Chapter One: The Vision
“I can find no explanation for this curious malady,” the doctor said.
The patient, young Nikola Tesla, clamped his hands over his ears to block out the street noises. Dogs barked; boys shouted; a horse and carriage clattered past. The rattles, thuds and jingles echoed in his head, until he thought he would explode.
“Perhaps a dose of laudanum would help.” The doctor turned to Niko’s friend Anton. “Keep him in a dark room, or the stress may cause heart failure. I’m afraid there is nothing more I can do.”
The doctor left, closing the door. Niko felt the vibrations like an earthquake, shaking him apart. He squeezed his hands more tightly over his ears.
“He thinks I’m going mad,” Niko whispered. “You think so too…don’t you?”
“Come now.” Anton did not meet Niko’s eyes. “Have your senses become so acute that you can hear what a fellow’s thinking?”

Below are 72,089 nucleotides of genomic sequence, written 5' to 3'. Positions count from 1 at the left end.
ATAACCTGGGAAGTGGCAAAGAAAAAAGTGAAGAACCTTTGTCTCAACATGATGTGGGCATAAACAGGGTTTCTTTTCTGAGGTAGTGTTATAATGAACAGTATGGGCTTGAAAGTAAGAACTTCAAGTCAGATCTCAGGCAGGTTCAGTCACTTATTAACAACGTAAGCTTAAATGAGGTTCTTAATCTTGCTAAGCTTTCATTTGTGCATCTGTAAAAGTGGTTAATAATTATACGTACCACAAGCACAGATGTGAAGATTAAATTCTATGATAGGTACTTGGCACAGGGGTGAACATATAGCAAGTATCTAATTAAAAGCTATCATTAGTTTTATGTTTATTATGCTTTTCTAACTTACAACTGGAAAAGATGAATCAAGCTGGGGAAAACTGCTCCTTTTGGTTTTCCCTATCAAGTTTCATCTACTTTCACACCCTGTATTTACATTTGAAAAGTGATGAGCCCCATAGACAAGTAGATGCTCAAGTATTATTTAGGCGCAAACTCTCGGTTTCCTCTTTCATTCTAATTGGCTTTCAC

Indeed, thought Niko, perhaps so.
“It’s all because of that infernal electric device,” said Anton, “the one Herr Professor showed us. You’ve not been the same since you saw it.”
“Yes. The Gramme Dynamo,” Niko murmured.
“Electricity, it is a dangerous force,” said Anton. “Perhaps the currents affect the brain.”
The currents, thought Niko. Anton was right: it was the electrical dynamo that was making him sick. As soon as he had seen the crude little motor that threw off all the sparks, he knew he must design something better. And so he had obsessed over the problem day and night, refusing food and sleep. His brain worked so hard that every nerve fired at once. Lightning flashed continuously inside his head.
“I must make the currents flow as nature intended.” Niko struggled to speak, while holding onto his head. “He said…it couldn’t be done. Thinks I’m a dreamer—says I sh-should have been a priest!”
“Now now…take it easy,” Anton murmured.
“Have to show him he’s wrong!”
Niko lay in bed shaking and sweating, consumed by visions: great rotating magnets and glowing coils of wire. His senses grew ever more acute: he heard a pocket watch ticking in the next room, and a fly crawling up the wall. A train rumbled across a bridge, several miles away, and the deafening vibrations threatened to shake Niko apart.